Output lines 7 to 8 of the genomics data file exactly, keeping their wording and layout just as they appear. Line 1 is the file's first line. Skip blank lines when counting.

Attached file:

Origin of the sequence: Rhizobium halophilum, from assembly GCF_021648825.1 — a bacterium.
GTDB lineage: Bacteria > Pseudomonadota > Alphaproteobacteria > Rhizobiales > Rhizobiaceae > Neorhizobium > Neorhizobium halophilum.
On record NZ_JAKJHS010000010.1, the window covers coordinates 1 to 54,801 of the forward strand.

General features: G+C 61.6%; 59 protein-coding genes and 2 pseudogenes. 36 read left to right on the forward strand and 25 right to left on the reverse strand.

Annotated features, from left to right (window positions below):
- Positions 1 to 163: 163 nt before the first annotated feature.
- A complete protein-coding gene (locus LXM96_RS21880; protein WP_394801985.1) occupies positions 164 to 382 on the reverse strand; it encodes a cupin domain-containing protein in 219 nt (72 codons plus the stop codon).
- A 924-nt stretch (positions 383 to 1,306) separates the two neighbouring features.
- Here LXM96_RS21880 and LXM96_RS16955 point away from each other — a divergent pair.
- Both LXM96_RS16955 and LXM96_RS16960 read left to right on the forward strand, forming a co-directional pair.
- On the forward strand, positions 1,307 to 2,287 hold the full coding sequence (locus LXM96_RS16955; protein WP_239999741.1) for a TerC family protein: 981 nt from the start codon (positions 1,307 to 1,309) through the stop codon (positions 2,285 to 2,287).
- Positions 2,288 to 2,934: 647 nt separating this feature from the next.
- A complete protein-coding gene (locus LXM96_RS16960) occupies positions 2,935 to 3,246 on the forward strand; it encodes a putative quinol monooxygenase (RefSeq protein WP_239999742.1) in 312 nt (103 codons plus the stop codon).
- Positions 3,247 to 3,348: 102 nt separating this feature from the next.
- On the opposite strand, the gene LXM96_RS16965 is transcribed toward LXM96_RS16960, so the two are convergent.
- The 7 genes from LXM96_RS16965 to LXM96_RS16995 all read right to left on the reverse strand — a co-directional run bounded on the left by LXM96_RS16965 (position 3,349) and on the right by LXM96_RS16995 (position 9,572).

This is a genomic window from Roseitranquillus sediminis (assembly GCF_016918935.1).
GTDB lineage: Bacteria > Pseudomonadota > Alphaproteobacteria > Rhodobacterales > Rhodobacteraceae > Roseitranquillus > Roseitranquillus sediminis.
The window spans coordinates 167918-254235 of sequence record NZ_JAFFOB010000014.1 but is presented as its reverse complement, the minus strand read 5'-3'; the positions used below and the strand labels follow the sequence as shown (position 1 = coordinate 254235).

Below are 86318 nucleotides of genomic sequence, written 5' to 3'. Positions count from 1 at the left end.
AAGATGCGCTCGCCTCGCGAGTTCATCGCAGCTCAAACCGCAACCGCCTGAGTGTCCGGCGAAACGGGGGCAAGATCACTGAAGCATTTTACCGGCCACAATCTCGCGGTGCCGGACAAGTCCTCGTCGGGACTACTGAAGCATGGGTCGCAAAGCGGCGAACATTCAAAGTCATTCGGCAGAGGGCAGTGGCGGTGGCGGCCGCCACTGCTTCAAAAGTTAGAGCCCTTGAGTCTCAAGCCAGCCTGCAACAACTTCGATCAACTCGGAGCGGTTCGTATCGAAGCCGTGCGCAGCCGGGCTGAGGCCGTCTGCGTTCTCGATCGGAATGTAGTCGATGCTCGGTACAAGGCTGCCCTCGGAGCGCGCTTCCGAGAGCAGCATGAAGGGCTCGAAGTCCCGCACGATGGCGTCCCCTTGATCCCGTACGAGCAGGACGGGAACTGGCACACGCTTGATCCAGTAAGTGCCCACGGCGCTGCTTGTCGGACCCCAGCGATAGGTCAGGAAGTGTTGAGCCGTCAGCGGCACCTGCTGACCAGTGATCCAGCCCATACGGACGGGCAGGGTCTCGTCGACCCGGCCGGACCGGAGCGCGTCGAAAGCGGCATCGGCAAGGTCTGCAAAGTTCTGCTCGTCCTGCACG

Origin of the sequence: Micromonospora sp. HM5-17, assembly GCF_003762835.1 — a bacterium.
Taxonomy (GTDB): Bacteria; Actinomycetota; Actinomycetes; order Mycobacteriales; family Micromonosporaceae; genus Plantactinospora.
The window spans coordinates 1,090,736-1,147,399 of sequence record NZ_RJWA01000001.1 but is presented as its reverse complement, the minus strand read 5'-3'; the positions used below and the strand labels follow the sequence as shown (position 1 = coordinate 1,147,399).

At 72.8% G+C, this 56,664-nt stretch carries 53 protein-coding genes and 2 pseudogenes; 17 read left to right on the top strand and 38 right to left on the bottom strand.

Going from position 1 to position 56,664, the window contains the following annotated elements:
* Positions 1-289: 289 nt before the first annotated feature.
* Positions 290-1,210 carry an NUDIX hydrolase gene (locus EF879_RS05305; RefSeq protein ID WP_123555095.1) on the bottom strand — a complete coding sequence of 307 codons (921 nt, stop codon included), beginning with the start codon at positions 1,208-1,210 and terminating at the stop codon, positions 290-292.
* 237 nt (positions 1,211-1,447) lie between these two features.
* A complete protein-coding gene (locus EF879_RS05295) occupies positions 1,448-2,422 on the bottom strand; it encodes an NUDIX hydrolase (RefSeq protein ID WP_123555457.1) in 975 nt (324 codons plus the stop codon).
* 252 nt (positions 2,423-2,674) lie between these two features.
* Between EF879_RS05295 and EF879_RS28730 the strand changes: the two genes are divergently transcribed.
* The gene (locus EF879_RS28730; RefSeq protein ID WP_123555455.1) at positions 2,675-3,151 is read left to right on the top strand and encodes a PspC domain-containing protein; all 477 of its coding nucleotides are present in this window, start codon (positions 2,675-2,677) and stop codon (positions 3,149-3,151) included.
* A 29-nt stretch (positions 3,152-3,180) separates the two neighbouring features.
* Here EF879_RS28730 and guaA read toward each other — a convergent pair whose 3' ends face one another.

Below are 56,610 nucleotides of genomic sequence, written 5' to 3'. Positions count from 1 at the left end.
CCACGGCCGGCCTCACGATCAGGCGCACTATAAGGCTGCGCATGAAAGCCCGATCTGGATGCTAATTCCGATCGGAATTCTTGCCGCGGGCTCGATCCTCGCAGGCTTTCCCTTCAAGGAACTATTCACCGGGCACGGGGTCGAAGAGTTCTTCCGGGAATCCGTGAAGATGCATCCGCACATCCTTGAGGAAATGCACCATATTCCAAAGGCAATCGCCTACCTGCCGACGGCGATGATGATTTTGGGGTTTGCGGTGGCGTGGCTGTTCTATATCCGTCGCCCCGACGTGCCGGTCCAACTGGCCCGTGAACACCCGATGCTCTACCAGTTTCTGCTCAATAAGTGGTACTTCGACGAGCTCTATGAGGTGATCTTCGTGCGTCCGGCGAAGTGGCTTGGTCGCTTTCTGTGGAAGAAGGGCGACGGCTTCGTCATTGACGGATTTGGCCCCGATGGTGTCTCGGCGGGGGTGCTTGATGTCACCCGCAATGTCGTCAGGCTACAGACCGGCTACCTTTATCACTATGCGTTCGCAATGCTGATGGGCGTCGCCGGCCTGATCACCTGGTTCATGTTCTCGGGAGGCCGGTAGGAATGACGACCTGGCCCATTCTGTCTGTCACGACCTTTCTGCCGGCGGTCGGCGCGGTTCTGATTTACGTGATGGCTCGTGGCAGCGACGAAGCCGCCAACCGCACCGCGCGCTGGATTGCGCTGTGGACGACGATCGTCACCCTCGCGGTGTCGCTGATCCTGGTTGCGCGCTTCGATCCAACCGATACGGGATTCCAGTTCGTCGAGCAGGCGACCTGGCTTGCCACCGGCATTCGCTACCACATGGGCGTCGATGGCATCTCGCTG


- A complete protein-coding gene (locus LXM96_RS21880; protein WP_394801985.1) occupies positions 164 to 382 on the reverse strand; it encodes a cupin domain-containing protein in 219 nt (72 codons plus the stop codon).
- A 924-nt stretch (positions 383 to 1,306) separates the two neighbouring features.